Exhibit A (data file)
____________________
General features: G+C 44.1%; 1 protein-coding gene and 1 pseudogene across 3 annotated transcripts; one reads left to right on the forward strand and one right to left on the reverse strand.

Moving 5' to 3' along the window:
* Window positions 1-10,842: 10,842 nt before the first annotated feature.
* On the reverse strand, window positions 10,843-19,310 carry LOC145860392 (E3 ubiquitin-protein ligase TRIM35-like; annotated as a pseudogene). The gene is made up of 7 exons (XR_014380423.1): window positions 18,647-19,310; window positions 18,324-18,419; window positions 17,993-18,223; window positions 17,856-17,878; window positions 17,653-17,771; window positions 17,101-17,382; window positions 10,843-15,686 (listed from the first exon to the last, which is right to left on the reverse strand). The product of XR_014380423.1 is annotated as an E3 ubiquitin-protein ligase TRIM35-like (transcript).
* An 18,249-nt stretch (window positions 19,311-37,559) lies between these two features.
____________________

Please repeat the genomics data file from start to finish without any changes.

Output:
General features: G+C 44.1%; 1 protein-coding gene and 1 pseudogene across 3 annotated transcripts; one reads left to right on the forward strand and one right to left on the reverse strand.

Moving 5' to 3' along the window:
* Window positions 1-10,842: 10,842 nt before the first annotated feature.
* On the reverse strand, window positions 10,843-19,310 carry LOC145860392 (E3 ubiquitin-protein ligase TRIM35-like; annotated as a pseudogene). The gene is made up of 7 exons (XR_014380423.1): window positions 18,647-19,310; window positions 18,324-18,419; window positions 17,993-18,223; window positions 17,856-17,878; window positions 17,653-17,771; window positions 17,101-17,382; window positions 10,843-15,686 (listed from the first exon to the last, which is right to left on the reverse strand). The product of XR_014380423.1 is annotated as an E3 ubiquitin-protein ligase TRIM35-like (transcript).
* An 18,249-nt stretch (window positions 19,311-37,559) lies between these two features.